[cap-talk] How desirable / feasible is a persistent OCAP language?

Jonathan S. Shapiro shap at eros-os.com
Wed Jul 23 09:29:00 CDT 2008

On Wed, 2008-07-23 at 10:23 -0400, Sandro Magi wrote:
> So in summary, the crux of the matter is that making assumptions about 
> other machines is harmful in a distributed system, not that 
> durable/persistent objects in and of themselves are harmful. I think I 
> agree with that phrasing, but not the stronger assertion that durable 
> objects themselves are to be avoided at all costs.

This is why MarkM put so much time and thought into the whole
ref/SturdyRef/BrokenRef stuff in E.

But it is definitely the case that recovery can cascade unless your
program is designed otherwise, and designing to avoid rollback cascade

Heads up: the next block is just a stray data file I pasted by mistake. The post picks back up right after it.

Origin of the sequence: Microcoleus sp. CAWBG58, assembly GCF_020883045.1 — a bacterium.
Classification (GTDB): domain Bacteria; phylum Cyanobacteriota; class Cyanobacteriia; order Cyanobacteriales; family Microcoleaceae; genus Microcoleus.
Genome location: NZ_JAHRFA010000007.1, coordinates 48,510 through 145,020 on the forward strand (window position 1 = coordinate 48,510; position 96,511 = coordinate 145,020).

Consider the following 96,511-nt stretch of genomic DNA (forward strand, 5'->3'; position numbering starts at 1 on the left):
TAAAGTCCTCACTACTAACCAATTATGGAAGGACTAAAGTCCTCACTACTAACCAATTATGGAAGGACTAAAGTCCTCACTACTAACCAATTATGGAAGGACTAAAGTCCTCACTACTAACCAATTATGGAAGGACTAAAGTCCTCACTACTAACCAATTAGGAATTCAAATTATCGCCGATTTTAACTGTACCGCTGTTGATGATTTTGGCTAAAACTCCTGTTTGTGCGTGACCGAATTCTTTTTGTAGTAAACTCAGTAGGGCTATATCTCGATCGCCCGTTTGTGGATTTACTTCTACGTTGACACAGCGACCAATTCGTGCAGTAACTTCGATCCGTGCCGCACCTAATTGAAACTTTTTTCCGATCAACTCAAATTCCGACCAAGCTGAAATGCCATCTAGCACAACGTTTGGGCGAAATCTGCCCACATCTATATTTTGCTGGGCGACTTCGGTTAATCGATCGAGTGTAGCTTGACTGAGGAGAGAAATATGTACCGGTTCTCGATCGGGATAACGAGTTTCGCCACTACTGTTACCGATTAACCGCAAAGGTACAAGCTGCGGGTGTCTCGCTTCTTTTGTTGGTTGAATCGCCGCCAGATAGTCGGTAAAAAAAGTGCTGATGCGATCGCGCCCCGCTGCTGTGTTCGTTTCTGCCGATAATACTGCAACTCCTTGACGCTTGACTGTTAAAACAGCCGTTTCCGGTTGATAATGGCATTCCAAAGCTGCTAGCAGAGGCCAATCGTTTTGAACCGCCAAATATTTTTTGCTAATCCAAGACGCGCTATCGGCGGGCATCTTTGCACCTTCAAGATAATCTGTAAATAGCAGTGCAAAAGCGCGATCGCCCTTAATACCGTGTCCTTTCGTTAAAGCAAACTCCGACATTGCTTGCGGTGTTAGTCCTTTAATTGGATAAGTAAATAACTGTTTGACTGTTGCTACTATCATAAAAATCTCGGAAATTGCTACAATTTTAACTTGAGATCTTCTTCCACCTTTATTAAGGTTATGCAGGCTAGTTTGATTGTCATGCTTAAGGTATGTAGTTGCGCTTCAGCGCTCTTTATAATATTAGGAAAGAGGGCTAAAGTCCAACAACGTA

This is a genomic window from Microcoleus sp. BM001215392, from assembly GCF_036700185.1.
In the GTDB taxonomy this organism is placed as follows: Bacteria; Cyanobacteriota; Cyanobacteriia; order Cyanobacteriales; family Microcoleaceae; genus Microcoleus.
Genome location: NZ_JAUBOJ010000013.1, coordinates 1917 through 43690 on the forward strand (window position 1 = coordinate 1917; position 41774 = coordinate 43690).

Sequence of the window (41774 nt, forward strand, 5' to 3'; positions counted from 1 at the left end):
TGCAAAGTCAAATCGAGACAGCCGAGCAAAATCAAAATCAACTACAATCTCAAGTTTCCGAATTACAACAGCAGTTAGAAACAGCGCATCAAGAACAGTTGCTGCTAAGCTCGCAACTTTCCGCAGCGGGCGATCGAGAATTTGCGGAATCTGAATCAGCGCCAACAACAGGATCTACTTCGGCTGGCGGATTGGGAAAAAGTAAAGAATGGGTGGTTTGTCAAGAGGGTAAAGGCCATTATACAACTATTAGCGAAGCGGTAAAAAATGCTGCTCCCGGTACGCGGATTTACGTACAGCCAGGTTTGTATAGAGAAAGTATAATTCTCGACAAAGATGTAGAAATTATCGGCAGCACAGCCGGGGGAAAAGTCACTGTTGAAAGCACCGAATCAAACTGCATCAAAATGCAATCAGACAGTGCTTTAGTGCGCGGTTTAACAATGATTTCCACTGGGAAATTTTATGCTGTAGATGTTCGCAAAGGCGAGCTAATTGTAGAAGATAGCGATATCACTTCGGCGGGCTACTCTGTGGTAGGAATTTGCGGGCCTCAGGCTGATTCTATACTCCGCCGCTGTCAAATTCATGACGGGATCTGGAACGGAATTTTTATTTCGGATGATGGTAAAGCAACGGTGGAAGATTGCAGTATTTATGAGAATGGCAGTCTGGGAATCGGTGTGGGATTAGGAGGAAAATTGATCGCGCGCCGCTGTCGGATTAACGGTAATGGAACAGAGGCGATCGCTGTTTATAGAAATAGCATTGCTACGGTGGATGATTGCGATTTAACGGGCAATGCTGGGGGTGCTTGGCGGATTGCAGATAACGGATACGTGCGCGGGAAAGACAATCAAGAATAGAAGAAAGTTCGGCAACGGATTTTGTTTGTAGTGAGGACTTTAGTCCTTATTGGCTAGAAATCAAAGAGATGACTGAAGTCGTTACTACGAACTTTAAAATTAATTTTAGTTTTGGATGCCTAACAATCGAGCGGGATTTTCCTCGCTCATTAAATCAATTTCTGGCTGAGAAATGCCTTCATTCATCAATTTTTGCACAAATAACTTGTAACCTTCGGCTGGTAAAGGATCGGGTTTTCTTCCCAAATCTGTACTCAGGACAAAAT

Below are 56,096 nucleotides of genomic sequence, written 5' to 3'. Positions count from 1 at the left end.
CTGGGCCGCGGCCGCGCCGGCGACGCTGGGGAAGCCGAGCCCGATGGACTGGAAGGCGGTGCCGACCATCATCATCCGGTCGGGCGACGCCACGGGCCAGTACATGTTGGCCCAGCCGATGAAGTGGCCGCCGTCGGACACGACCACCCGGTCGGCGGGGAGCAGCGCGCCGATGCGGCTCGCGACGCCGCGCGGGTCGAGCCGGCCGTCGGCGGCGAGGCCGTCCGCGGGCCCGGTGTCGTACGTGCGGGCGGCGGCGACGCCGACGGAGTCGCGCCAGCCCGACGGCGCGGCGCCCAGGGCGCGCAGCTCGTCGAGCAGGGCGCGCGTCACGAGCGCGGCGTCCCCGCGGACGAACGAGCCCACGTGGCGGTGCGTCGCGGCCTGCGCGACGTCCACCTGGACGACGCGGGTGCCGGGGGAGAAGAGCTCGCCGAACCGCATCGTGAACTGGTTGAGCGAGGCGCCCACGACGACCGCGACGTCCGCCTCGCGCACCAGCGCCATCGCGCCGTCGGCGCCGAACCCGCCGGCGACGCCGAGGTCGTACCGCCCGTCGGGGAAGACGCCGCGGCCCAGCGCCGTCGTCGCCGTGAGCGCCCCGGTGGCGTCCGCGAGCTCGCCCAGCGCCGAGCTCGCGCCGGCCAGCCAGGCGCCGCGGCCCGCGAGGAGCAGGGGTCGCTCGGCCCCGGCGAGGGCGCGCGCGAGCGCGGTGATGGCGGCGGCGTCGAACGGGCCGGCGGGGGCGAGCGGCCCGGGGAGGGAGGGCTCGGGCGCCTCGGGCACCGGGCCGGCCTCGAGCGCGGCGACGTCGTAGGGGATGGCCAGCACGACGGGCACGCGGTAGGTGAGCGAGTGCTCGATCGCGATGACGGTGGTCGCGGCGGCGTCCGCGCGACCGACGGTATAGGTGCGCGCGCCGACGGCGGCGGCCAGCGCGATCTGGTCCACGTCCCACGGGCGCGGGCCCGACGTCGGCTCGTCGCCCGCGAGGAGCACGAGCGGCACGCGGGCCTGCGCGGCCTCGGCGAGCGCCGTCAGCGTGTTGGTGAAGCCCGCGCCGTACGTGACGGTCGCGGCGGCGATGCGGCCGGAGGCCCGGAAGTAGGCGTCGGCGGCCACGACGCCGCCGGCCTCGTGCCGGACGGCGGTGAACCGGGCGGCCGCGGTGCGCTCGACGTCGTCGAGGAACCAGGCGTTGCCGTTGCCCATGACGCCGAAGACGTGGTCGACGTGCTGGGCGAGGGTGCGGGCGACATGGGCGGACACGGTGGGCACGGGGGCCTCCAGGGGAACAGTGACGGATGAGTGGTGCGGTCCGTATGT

involves accepting either (1) a very loose definition of "consistency"
within the distributed application, or (2) a qualitatively harder data
schema and associated applications that cope with partial consistency by
making it explicit.

Neither solution seems attractive, which is why, with the exception of
things that can be dispatched in fully encapsulated sub-computations
dataflow-style, real programmers simply bet that failures are unlikely
enough to be ignorable. Dealing with the issues is just too bloody hard.


More information about the cap-talk mailing list